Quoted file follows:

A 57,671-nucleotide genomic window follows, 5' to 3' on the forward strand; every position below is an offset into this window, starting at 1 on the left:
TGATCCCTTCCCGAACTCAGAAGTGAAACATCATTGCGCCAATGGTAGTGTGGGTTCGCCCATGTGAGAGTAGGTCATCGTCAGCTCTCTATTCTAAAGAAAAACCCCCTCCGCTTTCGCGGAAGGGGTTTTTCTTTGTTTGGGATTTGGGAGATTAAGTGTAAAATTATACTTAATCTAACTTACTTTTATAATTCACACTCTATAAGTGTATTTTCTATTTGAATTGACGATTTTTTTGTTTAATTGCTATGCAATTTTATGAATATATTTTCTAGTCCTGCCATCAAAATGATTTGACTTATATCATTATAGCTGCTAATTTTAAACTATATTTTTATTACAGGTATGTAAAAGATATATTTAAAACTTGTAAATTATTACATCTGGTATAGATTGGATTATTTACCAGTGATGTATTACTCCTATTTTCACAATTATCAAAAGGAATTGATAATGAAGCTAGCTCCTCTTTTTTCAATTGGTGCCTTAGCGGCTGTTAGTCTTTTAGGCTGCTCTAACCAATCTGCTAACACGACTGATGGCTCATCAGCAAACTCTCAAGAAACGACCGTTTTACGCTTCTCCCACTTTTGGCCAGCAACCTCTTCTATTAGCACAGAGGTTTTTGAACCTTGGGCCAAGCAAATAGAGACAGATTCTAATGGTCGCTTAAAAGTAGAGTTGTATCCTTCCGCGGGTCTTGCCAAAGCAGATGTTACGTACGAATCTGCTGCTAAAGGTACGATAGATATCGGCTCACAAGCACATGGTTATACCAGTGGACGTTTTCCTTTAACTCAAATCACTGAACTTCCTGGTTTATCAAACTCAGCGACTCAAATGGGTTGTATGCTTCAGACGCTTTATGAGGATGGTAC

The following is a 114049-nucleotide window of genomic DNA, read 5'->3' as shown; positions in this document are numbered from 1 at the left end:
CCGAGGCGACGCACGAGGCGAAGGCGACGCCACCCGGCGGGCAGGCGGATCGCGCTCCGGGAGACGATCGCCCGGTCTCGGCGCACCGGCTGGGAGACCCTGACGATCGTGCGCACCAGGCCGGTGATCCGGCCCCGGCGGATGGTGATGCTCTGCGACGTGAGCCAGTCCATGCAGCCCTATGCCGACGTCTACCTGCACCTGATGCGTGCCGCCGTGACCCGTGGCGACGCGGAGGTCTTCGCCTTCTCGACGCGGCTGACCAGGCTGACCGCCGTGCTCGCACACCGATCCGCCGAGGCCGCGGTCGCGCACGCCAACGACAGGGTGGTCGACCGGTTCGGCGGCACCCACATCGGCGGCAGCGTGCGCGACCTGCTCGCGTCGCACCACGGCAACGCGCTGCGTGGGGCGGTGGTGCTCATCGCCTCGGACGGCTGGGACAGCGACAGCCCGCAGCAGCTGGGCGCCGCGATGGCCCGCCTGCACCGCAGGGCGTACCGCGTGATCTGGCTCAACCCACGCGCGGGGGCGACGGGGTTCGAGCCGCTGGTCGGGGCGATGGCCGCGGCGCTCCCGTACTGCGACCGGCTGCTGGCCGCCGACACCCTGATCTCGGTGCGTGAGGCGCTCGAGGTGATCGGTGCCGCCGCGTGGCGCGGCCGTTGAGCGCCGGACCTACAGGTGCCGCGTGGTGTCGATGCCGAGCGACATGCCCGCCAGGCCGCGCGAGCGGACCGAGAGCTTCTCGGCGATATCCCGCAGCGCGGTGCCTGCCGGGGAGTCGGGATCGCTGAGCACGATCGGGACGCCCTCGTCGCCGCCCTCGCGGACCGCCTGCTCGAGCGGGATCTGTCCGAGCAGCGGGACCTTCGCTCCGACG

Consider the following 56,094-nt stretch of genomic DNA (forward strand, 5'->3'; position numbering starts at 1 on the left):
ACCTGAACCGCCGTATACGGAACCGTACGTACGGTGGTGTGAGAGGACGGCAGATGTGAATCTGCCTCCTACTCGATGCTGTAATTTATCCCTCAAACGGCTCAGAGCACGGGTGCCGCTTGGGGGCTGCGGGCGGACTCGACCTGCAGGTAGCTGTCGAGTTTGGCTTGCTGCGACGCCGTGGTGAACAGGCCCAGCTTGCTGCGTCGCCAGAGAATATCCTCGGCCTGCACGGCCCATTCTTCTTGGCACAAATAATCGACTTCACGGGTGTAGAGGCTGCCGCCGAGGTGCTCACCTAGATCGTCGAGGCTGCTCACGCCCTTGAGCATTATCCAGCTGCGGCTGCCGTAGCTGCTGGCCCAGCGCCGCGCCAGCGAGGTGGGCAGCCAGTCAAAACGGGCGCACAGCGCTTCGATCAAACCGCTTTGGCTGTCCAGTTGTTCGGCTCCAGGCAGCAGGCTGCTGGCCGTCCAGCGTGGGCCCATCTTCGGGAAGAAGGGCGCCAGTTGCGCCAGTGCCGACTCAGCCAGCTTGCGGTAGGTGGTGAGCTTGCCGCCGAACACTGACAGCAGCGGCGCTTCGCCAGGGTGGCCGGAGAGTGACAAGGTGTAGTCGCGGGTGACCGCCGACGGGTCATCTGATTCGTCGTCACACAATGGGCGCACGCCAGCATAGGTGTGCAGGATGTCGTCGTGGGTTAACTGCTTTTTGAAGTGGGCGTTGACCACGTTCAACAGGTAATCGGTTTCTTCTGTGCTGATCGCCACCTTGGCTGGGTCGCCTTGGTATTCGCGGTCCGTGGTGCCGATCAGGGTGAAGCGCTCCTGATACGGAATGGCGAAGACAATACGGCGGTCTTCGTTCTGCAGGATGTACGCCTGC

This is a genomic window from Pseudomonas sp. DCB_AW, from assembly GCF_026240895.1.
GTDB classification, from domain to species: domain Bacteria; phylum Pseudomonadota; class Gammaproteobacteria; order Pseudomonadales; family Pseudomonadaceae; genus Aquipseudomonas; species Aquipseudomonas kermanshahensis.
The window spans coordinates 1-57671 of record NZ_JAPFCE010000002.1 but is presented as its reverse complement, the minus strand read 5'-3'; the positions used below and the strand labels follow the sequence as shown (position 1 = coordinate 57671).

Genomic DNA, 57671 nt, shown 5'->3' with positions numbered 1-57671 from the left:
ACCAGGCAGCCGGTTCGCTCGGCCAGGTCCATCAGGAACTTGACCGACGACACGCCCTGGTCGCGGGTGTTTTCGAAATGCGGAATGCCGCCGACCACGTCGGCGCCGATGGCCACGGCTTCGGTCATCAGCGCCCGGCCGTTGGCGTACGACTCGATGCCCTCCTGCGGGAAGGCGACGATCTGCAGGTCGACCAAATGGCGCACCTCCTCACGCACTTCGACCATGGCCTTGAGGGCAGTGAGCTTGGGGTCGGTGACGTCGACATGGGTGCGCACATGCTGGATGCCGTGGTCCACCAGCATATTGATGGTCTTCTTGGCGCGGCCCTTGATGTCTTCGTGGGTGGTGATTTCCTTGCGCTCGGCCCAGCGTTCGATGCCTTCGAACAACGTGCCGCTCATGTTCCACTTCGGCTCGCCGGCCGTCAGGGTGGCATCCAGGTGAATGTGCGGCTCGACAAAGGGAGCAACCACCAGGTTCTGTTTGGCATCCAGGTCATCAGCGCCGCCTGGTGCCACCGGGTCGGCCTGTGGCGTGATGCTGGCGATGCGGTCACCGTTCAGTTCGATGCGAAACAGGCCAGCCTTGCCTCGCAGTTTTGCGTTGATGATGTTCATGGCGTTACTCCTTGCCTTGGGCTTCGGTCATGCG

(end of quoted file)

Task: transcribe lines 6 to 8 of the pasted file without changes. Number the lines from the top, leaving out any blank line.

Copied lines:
ACCTGAACCGCCGTATACGGAACCGTACGTACGGTGGTGTGAGAGGACGGCAGATGTGAATCTGCCTCCTACTCGATGCTGTAATTTATCCCTCAAACGGCTCAGAGCACGGGTGCCGCTTGGGGGCTGCGGGCGGACTCGACCTGCAGGTAGCTGTCGAGTTTGGCTTGCTGCGACGCCGTGGTGAACAGGCCCAGCTTGCTGCGTCGCCAGAGAATATCCTCGGCCTGCACGGCCCATTCTTCTTGGCACAAATAATCGACTTCACGGGTGTAGAGGCTGCCGCCGAGGTGCTCACCTAGATCGTCGAGGCTGCTCACGCCCTTGAGCATTATCCAGCTGCGGCTGCCGTAGCTGCTGGCCCAGCGCCGCGCCAGCGAGGTGGGCAGCCAGTCAAAACGGGCGCACAGCGCTTCGATCAAACCGCTTTGGCTGTCCAGTTGTTCGGCTCCAGGCAGCAGGCTGCTGGCCGTCCAGCGTGGGCCCATCTTCGGGAAGAAGGGCGCCAGTTGCGCCAGTGCCGACTCAGCCAGCTTGCGGTAGGTGGTGAGCTTGCCGCCGAACACTGACAGCAGCGGCGCTTCGCCAGGGTGGCCGGAGAGTGACAAGGTGTAGTCGCGGGTGACCGCCGACGGGTCATCTGATTCGTCGTCACACAATGGGCGCACGCCAGCATAGGTGTGCAGGATGTCGTCGTGGGTTAACTGCTTTTTGAAGTGGGCGTTGACCACGTTCAACAGGTAATCGGTTTCTTCTGTGCTGATCGCCACCTTGGCTGGGTCGCCTTGGTATTCGCGGTCCGTGGTGCCGATCAGGGTGAAGCGCTCCTGATACGGAATGGCGAAGACAATACGGCGGTCTTCGTTCTGCAGGATGTACGCCTGC

This is a genomic window from Pseudomonas sp. DCB_AW, from assembly GCF_026240895.1.
GTDB classification, from domain to species: domain Bacteria; phylum Pseudomonadota; class Gammaproteobacteria; order Pseudomonadales; family Pseudomonadaceae; genus Aquipseudomonas; species Aquipseudomonas kermanshahensis.